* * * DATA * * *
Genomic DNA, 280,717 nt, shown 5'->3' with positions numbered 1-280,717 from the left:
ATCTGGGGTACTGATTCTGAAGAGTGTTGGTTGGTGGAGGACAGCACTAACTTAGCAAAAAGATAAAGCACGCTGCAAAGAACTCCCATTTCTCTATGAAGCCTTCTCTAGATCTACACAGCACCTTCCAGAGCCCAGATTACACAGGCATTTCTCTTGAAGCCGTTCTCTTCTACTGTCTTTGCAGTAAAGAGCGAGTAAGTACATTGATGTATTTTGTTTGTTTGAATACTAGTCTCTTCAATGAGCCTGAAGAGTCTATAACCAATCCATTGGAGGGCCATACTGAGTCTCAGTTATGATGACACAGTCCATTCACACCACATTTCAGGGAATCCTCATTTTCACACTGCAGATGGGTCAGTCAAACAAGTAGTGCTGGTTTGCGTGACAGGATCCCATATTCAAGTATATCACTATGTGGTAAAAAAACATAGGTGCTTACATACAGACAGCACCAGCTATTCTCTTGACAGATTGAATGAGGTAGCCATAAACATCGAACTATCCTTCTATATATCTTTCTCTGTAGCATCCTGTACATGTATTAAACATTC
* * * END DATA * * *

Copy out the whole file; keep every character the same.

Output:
Genomic DNA, 280,717 nt, shown 5'->3' with positions numbered 1-280,717 from the left:
ATCTGGGGTACTGATTCTGAAGAGTGTTGGTTGGTGGAGGACAGCACTAACTTAGCAAAAAGATAAAGCACGCTGCAAAGAACTCCCATTTCTCTATGAAGCCTTCTCTAGATCTACACAGCACCTTCCAGAGCCCAGATTACACAGGCATTTCTCTTGAAGCCGTTCTCTTCTACTGTCTTTGCAGTAAAGAGCGAGTAAGTACATTGATGTATTTTGTTTGTTTGAATACTAGTCTCTTCAATGAGCCTGAAGAGTCTATAACCAATCCATTGGAGGGCCATACTGAGTCTCAGTTATGATGACACAGTCCATTCACACCACATTTCAGGGAATCCTCATTTTCACACTGCAGATGGGTCAGTCAAACAAGTAGTGCTGGTTTGCGTGACAGGATCCCATATTCAAGTATATCACTATGTGGTAAAAAAACATAGGTGCTTACATACAGACAGCACCAGCTATTCTCTTGACAGATTGAATGAGGTAGCCATAAACATCGAACTATCCTTCTATATATCTTTCTCTGTAGCATCCTGTACATGTATTAAACATTC